There's lots of other reasons to leave the likes of twitter, like the desire to not be tethered or constrained to any system that treats you as a user or a commodity. Or there's the dubious questions regarding ownership of content & artistic integrity & privacy & what unknown entities are doing with your personal information, inevitably to profit at your expense. But mostly i don't like what it's done to my thinking & my writing. Yes, there's obviously the fragmentation induced by the arbitrary constraint of 140 characters, of this need to be witty & viral, in so many words. But worse is the nagging preoccupation with audience, that you are writing not your true thoughts, but writing, self-editing, only to illicit a response. Gone is objectivity & critical thinking. This is not to say i won't be 'tweeting' here, which is essentially what i have been doing all along in my quotidians, since before there was twitter. Except it is not tethered to the robotizing entourage of twitter. In fact, more often than not i just copied & pasted from these quotidians to twitter, which is redundantly silly. And context is lost in twitter (not that this stops people from having one-sided conversations for the whole world to hear).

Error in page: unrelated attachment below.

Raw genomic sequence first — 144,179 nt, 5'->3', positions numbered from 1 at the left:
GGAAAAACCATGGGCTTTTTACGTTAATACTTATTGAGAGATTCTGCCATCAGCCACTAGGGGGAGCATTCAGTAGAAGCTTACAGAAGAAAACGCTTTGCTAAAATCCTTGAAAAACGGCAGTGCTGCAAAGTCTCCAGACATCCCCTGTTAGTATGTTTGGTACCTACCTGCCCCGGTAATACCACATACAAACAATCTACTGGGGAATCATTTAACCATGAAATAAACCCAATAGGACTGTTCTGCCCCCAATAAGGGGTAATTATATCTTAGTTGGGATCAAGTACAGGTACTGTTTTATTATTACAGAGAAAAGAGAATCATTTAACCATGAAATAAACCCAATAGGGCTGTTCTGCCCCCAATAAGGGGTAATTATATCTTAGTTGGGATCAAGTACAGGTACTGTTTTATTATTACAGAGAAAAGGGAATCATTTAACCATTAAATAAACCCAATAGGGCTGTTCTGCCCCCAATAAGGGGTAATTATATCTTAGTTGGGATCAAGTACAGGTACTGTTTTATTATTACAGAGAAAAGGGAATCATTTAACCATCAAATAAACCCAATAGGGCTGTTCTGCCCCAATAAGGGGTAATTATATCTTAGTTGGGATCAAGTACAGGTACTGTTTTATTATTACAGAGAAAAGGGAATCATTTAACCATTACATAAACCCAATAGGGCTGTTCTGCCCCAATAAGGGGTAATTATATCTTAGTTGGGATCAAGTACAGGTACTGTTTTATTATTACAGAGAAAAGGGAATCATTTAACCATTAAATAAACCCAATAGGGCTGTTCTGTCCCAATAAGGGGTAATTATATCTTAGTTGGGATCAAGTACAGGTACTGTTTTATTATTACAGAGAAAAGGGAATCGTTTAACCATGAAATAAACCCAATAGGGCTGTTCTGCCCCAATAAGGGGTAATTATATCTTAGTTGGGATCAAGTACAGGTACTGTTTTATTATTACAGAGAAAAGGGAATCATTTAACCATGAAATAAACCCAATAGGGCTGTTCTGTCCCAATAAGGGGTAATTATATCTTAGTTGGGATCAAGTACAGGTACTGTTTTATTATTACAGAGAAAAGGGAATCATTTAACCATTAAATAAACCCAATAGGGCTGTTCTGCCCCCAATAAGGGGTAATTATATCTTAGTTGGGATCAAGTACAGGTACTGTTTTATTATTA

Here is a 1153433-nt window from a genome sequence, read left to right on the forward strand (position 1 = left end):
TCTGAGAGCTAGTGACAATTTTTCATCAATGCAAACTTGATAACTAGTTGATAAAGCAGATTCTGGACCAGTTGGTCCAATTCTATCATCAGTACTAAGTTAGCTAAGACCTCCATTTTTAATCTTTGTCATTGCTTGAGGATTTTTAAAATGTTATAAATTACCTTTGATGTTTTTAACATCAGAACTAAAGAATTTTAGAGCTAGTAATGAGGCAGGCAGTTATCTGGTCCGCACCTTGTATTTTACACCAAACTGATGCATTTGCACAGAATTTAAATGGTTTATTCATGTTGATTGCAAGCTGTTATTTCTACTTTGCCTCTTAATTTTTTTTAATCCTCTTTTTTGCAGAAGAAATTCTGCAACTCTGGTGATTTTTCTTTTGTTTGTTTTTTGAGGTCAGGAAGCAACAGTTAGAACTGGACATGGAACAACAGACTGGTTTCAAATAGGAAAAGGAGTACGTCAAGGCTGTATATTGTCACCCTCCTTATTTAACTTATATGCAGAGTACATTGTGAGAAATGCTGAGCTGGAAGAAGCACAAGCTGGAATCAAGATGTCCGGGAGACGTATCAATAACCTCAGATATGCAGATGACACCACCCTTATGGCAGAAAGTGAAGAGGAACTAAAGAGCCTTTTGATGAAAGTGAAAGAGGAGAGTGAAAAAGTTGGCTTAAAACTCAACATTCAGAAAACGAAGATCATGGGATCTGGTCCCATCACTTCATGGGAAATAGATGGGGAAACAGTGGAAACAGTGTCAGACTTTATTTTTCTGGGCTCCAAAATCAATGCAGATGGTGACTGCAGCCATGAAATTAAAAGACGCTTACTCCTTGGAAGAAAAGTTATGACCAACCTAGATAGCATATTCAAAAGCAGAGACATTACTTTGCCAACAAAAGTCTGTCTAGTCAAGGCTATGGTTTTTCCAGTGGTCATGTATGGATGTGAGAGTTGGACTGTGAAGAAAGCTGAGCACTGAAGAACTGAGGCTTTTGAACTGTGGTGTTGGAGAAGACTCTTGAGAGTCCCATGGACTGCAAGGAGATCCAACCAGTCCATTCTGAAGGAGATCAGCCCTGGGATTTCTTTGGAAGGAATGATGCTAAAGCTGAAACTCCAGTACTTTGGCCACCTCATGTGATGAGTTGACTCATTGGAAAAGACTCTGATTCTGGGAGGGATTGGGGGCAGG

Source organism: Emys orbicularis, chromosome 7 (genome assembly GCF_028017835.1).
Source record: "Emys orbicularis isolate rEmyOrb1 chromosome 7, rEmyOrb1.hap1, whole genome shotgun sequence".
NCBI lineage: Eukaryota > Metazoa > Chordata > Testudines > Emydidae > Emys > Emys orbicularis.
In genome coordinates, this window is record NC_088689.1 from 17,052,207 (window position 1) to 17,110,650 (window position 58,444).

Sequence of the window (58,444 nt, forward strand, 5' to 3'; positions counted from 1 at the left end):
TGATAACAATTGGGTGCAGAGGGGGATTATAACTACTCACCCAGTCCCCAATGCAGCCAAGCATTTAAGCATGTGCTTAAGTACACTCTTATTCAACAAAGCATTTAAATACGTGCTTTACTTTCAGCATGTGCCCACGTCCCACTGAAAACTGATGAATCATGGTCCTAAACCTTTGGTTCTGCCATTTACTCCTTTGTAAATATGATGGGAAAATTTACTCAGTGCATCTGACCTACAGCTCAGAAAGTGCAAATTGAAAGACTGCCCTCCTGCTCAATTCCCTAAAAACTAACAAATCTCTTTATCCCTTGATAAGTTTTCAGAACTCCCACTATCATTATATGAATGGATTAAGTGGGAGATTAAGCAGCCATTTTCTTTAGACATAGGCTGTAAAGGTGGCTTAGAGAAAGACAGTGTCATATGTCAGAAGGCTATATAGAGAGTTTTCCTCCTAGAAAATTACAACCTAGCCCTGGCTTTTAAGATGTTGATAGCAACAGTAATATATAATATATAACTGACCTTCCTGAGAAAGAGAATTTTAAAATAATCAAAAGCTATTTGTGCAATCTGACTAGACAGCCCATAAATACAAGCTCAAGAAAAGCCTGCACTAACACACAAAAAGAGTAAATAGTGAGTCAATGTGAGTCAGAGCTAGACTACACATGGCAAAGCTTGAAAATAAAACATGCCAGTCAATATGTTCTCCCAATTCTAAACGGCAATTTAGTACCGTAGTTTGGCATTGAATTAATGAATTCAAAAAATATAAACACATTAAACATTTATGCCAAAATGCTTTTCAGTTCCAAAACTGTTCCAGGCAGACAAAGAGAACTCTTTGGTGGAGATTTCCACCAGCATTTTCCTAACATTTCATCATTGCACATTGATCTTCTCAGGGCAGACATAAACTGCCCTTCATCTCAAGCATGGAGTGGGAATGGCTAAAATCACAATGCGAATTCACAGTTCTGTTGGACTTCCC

Circling back to why I started this post, or at least the original distraction, to me blogging is an extension of journaling. When you keep a journal, you write for yourself. Who knows who my great uncle had in mind when he wrote the diary meditation which i excerpted above. Likely he had no one in mind, which is probably why i find it interesting. The best writing is done when you don't give a shit what other people think. But lately there is a certain self-conscious tone that is becoming embedded in all our writings that is likely due to social networked micro-blogging, group blogs, blog circles, etc. Where the writing becomes a promotion for itself in a self-feeding vicious cycle. There's the tit for tat, you (publicly) pat my back & i'll pat yours (or jerk yours). The instant gratification & lack of vetting & the single-click metrics of popularity only serve to inevitably corrupt our writing & art. Which is all fascinating to me as a phenomena, but at the end of the day i don't like how it makes me feel when i am a part of such a system.